By Diane Montagna
December 13, 2017 (LifeSiteNews) — “The more the Church gets taken up with politics and sets aside the reality of God, grace and sin, the more we betray the Gospel,” Cardinal Walter Brandmüller, one of the four ‘dubia’ cardinals, has said.
Referring to a recent interview on Luther and the 500th anniversary of the Reformation, Cardinal Brandmüller, president emeritus of the Pontifical Committee for Historical Sciences, noted that a high-ranking representative of German Protestantism didn’t mention God or Jesus once in over 20 minutes. He said it really “touches a nerve” when he sees political matters put before God in the Catholic Church.
Cardinal Brandmüller was speaking in a short interview with the Italian media outlet, Il Giornale. The questions focused primarily on what some perceive as attempts to rebrand Luther in the Catholic Church. Brandmüller himself converted to Roman Catholicism from Lutheranism as an adolescent.
Asked if Italian Bishop Nunzio Galantino’s praise of Luther’s reform as “an event of the Holy Spirit” was “a bit over the top,” Cardinal Brandmüller said that in culturally Catholic countries “Luther and the Reformation are often seen as exotic and therefore — for some — fascinating phenomena.” He suggested, however, that “before voicing [such opinions] it would be better to study the matter more.”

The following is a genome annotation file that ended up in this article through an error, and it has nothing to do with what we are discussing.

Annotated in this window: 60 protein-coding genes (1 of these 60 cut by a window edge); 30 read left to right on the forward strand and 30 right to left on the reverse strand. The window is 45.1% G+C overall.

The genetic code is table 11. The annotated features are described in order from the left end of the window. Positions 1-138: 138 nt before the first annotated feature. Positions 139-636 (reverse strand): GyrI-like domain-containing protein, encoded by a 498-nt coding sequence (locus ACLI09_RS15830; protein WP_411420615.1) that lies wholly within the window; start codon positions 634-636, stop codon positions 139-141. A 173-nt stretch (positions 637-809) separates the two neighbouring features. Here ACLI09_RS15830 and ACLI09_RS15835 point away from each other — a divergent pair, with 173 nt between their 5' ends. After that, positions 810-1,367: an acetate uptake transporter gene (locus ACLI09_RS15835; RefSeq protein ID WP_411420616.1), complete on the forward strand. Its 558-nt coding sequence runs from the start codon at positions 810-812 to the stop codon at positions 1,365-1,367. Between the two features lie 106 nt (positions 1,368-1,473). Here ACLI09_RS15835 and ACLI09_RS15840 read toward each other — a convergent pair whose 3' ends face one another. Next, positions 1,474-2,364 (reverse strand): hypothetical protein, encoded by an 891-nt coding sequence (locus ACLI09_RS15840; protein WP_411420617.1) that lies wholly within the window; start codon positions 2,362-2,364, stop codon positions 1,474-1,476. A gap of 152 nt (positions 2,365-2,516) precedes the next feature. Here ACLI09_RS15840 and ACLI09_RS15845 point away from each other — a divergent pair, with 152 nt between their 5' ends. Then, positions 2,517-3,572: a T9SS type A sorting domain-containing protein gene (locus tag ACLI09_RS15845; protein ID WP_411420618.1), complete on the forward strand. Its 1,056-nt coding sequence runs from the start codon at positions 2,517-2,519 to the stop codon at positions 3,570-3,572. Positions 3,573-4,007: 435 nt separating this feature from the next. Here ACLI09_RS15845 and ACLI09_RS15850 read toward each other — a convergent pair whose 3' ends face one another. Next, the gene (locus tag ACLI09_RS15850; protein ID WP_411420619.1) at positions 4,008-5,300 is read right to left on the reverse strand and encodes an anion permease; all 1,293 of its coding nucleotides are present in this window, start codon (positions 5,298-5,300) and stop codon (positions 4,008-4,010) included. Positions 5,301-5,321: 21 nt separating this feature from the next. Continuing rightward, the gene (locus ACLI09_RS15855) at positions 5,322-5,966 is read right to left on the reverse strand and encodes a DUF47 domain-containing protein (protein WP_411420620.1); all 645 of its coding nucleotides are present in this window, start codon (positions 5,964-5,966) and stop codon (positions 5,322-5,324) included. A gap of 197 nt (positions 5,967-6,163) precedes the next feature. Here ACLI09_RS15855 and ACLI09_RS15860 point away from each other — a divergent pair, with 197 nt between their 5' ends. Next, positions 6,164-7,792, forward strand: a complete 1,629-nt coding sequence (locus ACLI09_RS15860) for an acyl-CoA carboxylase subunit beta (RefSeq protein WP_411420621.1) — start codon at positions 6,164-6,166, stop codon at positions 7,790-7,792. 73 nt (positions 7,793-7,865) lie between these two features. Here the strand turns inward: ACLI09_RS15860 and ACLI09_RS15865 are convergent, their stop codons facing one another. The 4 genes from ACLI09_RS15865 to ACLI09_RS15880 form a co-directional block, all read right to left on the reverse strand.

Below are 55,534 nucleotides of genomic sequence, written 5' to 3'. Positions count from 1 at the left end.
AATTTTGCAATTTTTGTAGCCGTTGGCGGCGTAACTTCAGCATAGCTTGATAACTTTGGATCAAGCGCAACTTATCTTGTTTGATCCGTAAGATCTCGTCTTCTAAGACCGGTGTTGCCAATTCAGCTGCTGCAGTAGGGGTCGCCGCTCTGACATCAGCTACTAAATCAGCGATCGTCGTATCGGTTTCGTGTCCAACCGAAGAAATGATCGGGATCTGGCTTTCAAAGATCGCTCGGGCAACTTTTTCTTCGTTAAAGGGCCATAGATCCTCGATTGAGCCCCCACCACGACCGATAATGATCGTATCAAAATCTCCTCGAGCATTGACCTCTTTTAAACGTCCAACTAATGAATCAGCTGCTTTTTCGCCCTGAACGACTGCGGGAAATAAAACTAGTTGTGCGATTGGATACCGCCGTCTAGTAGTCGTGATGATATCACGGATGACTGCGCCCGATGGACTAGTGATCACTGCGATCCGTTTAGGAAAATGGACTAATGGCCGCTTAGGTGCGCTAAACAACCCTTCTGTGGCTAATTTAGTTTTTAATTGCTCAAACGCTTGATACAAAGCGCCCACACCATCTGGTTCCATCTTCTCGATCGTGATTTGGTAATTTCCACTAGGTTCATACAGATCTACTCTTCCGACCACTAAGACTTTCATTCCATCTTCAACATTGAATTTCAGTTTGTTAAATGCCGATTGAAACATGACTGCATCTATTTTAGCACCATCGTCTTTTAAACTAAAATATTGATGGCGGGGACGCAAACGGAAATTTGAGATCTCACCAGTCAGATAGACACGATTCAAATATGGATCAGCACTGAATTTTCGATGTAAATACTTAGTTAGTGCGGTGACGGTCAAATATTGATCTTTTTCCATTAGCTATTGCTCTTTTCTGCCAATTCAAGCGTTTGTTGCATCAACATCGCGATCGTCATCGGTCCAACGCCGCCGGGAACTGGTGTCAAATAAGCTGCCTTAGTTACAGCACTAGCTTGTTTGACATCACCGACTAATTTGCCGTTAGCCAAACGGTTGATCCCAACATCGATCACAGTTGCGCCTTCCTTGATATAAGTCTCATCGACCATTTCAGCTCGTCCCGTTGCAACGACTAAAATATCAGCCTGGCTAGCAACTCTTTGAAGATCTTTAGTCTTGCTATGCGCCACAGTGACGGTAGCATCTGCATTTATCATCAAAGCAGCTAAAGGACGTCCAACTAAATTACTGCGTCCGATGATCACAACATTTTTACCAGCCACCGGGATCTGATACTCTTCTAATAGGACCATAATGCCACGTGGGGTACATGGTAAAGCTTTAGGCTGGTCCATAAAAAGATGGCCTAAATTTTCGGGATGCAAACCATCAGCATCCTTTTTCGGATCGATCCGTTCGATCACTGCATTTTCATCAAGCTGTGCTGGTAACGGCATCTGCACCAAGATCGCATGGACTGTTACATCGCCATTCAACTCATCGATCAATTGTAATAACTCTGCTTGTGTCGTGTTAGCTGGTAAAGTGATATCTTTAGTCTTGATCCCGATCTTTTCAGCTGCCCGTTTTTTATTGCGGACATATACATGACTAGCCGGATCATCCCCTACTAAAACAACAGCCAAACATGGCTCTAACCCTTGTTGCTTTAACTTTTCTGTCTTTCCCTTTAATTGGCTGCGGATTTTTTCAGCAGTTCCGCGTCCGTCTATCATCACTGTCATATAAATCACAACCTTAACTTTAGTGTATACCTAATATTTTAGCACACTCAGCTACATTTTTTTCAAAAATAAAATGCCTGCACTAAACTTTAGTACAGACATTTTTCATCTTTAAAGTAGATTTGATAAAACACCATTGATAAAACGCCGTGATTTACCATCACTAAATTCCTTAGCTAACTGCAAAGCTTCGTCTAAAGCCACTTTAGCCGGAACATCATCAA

Cardinal Brandmüller was also asked what he thought about the statue of Luther being placed prominently in the Paul VI Hall during Pope Francis’ meeting with 1,000 Lutherans and Catholics from Germany in the lead-up to his visit to Lund last October.
The cardinal did not address the matter directly but said: “The disagreement between various forms of Protestantism — and there are many — and the Catholic faith regards the very foundations. The concepts, for example, of faith, sacrament, grace, and the church in Protestant doctrine stand in sharp contrast with the Catholic faith — but this is not the place to speak of it further,” he said.
Asked what “doctrinal lines of demarcation” still separate Lutheranism and Catholicism, amid rumors that an “ecumenical Mass” is being planned at the Vatican, Cardinal Brandmüller said that full Christian unity must be based on the clear truth of what the Mass is: “the celebration of the mystery of the Eucharistic Sacrifice, as most recently taught in Sacrosanctum Concilium at Vatican II.”
Finally, when asked if such “rigid positions” in these matters aren’t just “traditionalist grumblings,” Cardinal Brandmüller quipped: “Am I [a traditionalist grumbler] if I’m convinced the Pythagorean theory is still true?”